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There were still another 1.67 million mail ballots as of Tuesday that had been sent out to voters but not yet returned, ISBE said.

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PRISON REFORM: The state Senate Criminal law Committee and Special Committee on Public Safety held a joint hearing Tuesday, Oct. 13, calling on experts to provide evidence-based recommendations for enhancing public safety and making prisons more equitable and humane.

“Over 4 million Illinoisans have criminal records that prevent them from accessing jobs, housing, public benefits and other economic opportunities,” Victor Dickson, president of the Safer Foundation, said in virtual testimony. “The most severe discrimination experienced by Black and brown people in our state with lifelong negative consequences comes from involvement in our criminal justice system.”

The Safer Foundation provides prerelease and post-release services for individuals in the prison system to successfully reenter society.

Dickson said Black Illinoisans and other minority groups are more likely to be incarcerated than their white counterparts, and individuals who have been incarcerated are more likely to experience negative socioeconomic effects.

Those individuals are more likely to be homeless both before and after incarceration, have substance abuse disorders and higher chances of overdose, have mental health issues stemming from trauma and suffer from chronic health diseases. They are also more likely to suffer poverty, unemployment, crime and violence.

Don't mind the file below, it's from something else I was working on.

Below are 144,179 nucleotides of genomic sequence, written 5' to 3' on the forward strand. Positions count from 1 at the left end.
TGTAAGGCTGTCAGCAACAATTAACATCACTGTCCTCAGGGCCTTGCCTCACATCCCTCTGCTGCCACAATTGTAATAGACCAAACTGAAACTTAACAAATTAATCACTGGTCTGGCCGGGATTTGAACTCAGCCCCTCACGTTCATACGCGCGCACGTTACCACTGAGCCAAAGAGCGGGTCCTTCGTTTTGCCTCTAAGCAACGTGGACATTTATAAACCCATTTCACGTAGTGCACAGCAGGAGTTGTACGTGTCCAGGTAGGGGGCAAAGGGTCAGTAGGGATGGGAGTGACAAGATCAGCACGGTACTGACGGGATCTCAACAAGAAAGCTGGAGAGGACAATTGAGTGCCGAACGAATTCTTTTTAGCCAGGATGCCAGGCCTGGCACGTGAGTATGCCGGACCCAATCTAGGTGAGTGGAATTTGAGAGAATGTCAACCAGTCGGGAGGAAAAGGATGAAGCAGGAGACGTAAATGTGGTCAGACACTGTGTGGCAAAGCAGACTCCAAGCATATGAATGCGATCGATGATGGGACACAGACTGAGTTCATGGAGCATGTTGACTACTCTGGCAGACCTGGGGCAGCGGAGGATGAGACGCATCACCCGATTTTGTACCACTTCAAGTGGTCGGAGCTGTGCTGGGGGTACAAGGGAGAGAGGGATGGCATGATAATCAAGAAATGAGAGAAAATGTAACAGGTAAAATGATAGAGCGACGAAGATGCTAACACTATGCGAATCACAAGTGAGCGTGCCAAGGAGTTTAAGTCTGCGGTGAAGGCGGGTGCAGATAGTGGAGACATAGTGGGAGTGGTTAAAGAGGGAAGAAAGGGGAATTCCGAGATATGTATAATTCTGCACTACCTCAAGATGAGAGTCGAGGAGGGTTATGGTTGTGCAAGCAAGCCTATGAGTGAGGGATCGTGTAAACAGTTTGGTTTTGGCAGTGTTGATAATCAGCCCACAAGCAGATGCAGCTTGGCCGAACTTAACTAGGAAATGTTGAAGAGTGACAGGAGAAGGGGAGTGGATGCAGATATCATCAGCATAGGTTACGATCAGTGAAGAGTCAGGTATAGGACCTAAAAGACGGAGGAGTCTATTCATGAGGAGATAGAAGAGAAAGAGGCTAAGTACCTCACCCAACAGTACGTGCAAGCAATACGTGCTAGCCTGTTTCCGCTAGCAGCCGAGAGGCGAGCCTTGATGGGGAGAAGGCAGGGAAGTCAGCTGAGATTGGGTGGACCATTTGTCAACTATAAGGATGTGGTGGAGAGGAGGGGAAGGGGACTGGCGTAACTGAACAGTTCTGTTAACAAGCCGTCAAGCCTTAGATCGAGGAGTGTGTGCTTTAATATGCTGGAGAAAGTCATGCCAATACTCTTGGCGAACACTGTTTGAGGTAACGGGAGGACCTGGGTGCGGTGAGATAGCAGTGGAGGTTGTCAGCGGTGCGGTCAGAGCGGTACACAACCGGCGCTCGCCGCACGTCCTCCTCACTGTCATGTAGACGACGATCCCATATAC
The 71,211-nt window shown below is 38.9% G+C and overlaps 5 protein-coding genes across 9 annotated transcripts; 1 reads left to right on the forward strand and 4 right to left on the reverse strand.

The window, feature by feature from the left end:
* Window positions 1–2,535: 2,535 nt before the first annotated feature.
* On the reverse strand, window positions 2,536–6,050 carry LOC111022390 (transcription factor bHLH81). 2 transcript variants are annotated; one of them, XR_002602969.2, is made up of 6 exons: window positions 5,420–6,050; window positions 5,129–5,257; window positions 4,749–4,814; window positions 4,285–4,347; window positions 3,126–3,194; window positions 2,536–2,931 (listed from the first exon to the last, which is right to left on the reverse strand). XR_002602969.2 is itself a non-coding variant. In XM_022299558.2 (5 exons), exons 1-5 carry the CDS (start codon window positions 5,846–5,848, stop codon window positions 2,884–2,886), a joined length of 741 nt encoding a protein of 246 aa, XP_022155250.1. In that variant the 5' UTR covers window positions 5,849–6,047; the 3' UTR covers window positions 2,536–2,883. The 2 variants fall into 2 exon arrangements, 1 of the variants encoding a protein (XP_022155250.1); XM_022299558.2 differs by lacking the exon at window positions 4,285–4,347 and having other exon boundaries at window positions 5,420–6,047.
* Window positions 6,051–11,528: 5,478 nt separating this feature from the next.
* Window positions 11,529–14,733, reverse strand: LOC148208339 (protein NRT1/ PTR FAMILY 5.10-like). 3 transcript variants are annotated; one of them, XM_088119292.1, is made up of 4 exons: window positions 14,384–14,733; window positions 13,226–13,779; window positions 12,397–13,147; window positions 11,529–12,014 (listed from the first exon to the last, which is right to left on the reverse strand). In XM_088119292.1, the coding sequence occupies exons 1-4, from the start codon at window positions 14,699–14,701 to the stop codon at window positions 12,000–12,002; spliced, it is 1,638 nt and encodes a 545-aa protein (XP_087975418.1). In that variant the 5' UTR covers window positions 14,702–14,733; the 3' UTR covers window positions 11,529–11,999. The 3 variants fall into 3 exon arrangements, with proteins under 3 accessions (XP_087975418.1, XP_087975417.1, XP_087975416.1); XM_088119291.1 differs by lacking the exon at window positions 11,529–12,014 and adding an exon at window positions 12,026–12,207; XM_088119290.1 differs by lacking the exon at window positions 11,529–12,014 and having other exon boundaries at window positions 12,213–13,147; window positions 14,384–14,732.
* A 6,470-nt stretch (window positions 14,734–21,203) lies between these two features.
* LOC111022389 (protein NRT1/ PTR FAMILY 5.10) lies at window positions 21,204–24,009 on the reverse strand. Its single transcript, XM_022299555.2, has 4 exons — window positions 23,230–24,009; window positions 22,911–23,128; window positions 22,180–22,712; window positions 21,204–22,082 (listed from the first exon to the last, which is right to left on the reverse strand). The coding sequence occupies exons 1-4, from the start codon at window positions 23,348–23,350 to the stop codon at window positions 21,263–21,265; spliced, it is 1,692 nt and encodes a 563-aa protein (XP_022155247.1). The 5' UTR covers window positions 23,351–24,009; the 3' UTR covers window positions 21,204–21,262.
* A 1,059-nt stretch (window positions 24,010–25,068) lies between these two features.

“So as you consider social justice reforms and social equity, please keep in mind that the inequities that exist in our state are harshest for people with records,” he said.

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DURKIN DEMANDS MADIGAN PUSHBACK: The top Republican in the Illinois House on Thursday, Oct. 8, called for Democrats, including Gov. JB Pritzker, to either demand that Democratic House Speaker Michael Madigan answer questions before a Special Investigating Committee or resign immediately.

During a virtual news conference, Minority Leader Jim Durkin, of Western Springs, openly accused the investigating committee’s chairman, Hillside Democrat Emanuel “Chris” Welch, of deliberately stalling the investigation until after the Nov. 3 election, a move that Republicans warn could thwart the entire investigation.

He called on Pritzker to “immediately demand those answers he has been requesting from Speaker Madigan or demand that he resign immediately.”

Durkin is one of three House Republicans who filed a petition calling for the investigation after Madigan was implicated in a bribery scheme involving utility giant Commonwealth Edison. In a deferred prosecution agreement filed in federal court in July, ComEd officials admitted that, over a nine-year period, they awarded no-work jobs and lobbying contracts to Madigan’s close associates in order to curry his favor for legislation that benefitted the company.

Republicans argue that Welch, by postponing any further hearings until after the election, has put the investigating committee under a severe time constraint. That’s because under House rules, all committees are automatically dissolved when the General Assembly adjourns its biennial session, which is currently scheduled to happen on Thursday, Dec. 3, the last scheduled day of the fall veto session.

That means Republicans would have to petition again for a new committee after lawmakers convene in January for the start of the 102nd General Assembly if they want the investigation to continue.